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On what grounds can you challenge a will?

05 July 2024

There are certain prescribed ways in which you can seek to challenge the validity of a will. In a judgment of February 2024, in the case of Gowling v Ward the most common grounds were all examined by the High Court.

In this case, the five granddaughters of the deceased (Frederick Ward, known as Fred) challenged Fred’s Will from November 2018. At the time Fred made this will, he was approaching his 90th birthday. In his will he left the bulk of his estate to his two children, and in doing so he almost entirely excluded his five granddaughters from receiving any part of his estate.

Fred’s five granddaughters challenged the will, citing four grounds for doing so. They claimed that Fred:

  1. Did not have the required level of mental capacity for making a valid will;
  2. Did not understand or approve of the contents of the will;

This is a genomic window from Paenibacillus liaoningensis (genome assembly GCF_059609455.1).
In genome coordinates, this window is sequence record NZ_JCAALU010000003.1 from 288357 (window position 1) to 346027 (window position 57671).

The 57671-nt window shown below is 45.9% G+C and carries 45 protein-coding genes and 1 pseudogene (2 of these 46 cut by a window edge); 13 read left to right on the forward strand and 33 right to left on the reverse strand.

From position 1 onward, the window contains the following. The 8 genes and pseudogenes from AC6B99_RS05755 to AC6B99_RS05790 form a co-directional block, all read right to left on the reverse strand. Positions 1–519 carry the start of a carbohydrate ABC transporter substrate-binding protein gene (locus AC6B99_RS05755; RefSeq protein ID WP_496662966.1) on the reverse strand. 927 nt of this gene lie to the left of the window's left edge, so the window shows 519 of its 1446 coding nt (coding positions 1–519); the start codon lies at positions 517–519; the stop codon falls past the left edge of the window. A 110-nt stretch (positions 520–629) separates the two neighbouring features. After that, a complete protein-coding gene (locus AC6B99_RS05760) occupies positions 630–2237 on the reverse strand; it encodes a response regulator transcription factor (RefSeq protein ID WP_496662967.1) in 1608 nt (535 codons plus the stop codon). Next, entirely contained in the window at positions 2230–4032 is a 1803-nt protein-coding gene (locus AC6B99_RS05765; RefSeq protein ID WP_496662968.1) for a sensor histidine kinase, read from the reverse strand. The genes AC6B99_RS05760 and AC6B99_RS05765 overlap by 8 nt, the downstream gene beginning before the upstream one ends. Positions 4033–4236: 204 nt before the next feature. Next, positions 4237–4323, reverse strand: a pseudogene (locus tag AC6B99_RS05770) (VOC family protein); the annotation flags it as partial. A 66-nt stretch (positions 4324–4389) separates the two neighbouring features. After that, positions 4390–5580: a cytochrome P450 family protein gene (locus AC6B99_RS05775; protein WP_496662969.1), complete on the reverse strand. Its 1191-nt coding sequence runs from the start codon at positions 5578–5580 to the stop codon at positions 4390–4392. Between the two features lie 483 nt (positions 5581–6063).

3. Only made the will as a result of “undue influence” being placed on him; or
  4. Only made the will as a result of Fred’s mind being “poisoned” against his granddaughters.

These four grounds are commonly referred to by lawyers under the following terminology:

  1. Lack of capacity.
  2. Lack of knowledge and approval.
  3. Undue influence.
  4. Fraudulent calumny.

Gowling v Ward

Ultimately, the claimant’s case failed. They only needed to make out their case in respect of one of the four types of challenge referred to above in order to have the will declared invalid. But the court rejected each challenge in turn.

How do you prove 'lack of capacity'?

When considering whether Fred did have the requisite mental capacity to make a will, the court looked at the test established in the 1870 case of Banks v Goodfellow. In order to have capacity to make a will, a testator must;

“(1) be able to understand the nature of his act i.e. that he is making a will and its effects;

(2) be able to understand the extent of the property of which he is disposing;

(3) comprehend and appreciate the claims [against his estate] to which he ought to give effect; and

(4) not be subject to any disorder of mind as shall “poison his affections, pervert his sense of right, or prevent the exercise of his natural faculties.”

The burden of proof in such a claim usually rests with the claimant.